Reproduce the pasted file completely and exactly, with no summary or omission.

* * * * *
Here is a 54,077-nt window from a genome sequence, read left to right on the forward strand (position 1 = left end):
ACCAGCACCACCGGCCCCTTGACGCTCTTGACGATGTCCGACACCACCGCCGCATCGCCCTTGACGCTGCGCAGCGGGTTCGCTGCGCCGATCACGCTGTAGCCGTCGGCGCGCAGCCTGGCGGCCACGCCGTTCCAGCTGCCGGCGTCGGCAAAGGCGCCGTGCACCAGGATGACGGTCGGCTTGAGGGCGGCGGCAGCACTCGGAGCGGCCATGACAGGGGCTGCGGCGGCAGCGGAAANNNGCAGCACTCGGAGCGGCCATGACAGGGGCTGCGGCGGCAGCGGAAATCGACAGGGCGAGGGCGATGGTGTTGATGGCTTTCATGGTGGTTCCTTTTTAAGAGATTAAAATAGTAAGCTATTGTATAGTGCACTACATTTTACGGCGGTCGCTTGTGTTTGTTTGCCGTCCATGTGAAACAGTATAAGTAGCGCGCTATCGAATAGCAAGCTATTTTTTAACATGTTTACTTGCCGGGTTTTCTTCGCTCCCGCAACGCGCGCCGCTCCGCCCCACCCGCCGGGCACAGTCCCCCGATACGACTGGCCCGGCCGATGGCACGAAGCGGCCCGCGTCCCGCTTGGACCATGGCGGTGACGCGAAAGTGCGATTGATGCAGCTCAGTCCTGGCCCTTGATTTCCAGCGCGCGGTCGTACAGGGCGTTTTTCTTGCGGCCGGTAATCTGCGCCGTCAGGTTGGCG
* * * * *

Here is a 54,077-nt window from a genome sequence, read left to right on the forward strand (position 1 = left end):
ACCAGCACCACCGGCCCCTTGACGCTCTTGACGATGTCCGACACCACCGCCGCATCGCCCTTGACGCTGCGCAGCGGGTTCGCTGCGCCGATCACGCTGTAGCCGTCGGCGCGCAGCCTGGCGGCCACGCCGTTCCAGCTGCCGGCGTCGGCAAAGGCGCCGTGCACCAGGATGACGGTCGGCTTGAGGGCGGCGGCAGCACTCGGAGCGGCCATGACAGGGGCTGCGGCGGCAGCGGAAANNNGCAGCACTCGGAGCGGCCATGACAGGGGCTGCGGCGGCAGCGGAAATCGACAGGGCGAGGGCGATGGTGTTGATGGCTTTCATGGTGGTTCCTTTTTAAGAGATTAAAATAGTAAGCTATTGTATAGTGCACTACATTTTACGGCGGTCGCTTGTGTTTGTTTGCCGTCCATGTGAAACAGTATAAGTAGCGCGCTATCGAATAGCAAGCTATTTTTTAACATGTTTACTTGCCGGGTTTTCTTCGCTCCCGCAACGCGCGCCGCTCCGCCCCACCCGCCGGGCACAGTCCCCCGATACGACTGGCCCGGCCGATGGCACGAAGCGGCCCGCGTCCCGCTTGGACCATGGCGGTGACGCGAAAGTGCGATTGATGCAGCTCAGTCCTGGCCCTTGATTTCCAGCGCGCGGTCGTACAGGGCGTTTTTCTTGCGGCCGGTAATCTGCGCCGTCAGGTTGGCG